In gratitude of the loyal support of our members, the CNS is offering complimentary 2021 Annual Meeting registration to all members! Learn more.

  • Dual role of mitochondria in producing melatonin and driving GPCR signaling to block cytochrome c release and modulation of cerebral ischemic injury

    Final Number:
    4167

    Authors:
    Yalikun Suofu; Wei Li; Jean-Pierre Vilardaga; Robert Max Friedlander MD

    Study Design:
    Laboratory Investigation

    Subject Category:

    Meeting: Congress of Neurological Surgeons 2017 Annual Meeting - Late Breaking Science

    Introduction: G-protein coupled receptors (GPCRs) are classically characterized as cell surface receptors transmitting extracellular signals into cells.

    Methods: Mitochondrial purification and evaluation, MCAO

    Results: Here we show that central components of a GPCR signaling system constituted of the melatonin type 1 receptor (MT1), its associated G protein, and ß-arrestins are on and within neuronal mitochondria. We discovered that the ligand, melatonin, is exclusively synthetized in the mitochondrial matrix and activates the mitochondrial MT1 signal transduction pathway inhibiting stress mediated cytochrome c release and caspase activation. These findings coupled to our observation that mitochondrial MT1 overexpression reduces ischemic brain injury in mice delineate a novel mitochondrial GPCR mechanism contributing to the neuroprotective action of melatonin.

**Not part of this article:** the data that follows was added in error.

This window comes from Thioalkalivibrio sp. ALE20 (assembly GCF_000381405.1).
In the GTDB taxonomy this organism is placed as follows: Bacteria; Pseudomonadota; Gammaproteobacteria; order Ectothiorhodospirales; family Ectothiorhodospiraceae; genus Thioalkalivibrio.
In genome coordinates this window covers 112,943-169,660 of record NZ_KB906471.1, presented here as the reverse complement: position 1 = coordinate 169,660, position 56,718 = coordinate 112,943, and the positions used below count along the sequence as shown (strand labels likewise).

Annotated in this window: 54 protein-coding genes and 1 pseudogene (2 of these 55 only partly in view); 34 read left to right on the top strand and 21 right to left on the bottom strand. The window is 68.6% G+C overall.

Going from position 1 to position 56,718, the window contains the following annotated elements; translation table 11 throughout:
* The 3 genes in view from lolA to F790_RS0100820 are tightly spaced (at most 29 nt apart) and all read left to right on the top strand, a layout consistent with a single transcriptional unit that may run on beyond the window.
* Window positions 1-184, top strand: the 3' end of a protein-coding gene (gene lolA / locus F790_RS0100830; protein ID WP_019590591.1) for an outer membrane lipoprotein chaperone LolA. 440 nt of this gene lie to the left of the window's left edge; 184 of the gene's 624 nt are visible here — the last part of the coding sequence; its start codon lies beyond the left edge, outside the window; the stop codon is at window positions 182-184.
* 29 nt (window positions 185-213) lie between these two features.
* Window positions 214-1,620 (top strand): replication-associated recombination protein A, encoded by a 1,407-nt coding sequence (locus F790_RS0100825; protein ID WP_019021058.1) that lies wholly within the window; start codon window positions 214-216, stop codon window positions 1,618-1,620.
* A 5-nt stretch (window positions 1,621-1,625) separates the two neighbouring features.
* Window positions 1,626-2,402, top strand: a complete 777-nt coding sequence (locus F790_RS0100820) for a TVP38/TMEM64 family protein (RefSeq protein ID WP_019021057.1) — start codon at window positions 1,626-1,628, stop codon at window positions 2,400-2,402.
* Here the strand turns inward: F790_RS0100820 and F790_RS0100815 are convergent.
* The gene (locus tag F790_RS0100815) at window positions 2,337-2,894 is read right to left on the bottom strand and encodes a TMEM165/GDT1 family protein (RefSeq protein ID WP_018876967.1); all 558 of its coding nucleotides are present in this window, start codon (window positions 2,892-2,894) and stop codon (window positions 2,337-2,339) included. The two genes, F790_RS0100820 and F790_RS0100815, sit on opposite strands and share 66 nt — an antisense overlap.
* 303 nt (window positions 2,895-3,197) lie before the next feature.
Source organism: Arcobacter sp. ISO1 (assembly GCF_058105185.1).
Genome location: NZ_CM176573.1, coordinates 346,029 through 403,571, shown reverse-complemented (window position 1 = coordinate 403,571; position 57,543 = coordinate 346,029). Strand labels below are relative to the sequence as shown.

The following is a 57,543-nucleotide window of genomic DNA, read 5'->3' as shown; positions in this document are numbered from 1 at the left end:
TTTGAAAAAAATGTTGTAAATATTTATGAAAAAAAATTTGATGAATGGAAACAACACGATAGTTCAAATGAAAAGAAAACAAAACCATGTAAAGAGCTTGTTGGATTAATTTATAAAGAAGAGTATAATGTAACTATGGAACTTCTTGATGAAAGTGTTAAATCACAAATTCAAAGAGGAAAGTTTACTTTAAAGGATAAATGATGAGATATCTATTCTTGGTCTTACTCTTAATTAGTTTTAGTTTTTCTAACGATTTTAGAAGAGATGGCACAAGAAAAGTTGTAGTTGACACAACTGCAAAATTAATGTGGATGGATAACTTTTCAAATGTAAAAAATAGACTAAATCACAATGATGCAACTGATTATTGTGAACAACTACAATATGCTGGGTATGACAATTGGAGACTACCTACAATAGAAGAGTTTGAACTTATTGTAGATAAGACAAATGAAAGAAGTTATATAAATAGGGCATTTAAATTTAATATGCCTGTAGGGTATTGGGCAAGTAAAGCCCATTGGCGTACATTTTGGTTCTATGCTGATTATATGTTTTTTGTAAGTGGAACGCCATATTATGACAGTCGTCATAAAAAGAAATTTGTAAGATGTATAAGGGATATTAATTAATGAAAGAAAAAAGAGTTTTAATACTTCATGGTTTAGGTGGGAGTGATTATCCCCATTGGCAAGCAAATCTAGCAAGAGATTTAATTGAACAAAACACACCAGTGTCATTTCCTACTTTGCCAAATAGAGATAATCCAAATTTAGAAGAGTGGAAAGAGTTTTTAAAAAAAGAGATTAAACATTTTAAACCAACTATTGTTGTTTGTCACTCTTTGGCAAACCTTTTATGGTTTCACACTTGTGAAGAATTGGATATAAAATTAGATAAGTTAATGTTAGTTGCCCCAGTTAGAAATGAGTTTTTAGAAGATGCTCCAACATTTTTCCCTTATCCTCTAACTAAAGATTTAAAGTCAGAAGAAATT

Conclusions: We propose a new term “automitocrine”, analogous to autocrine when a similar phenomenon occurs at the cellular level, to describe this unexpected intracellular organelle ligand-receptor pathway that opens a new research avenue investigating mitochondrial GPCR biology, with particular importance to both the ageing process of well as acute (i.e. cerebral ischemia, TBI) and chronic (i.e. ALS, Huntington’s disease) neurodegenerative diseases.

    Patient Care: Understanding mitochondrial melatonin physiology may allow for the development of novel neuroprotective strategies.

    Learning Objectives: Understand mechanisms of endogenous melatonin-mediated protection

    References: PNAS In Press (Publication week of September 4)

We use cookies to improve the performance of our site, to analyze the traffic to our site, and to personalize your experience of the site. You can control cookies through your browser settings. Please find more information on the cookies used on our site. Privacy Policy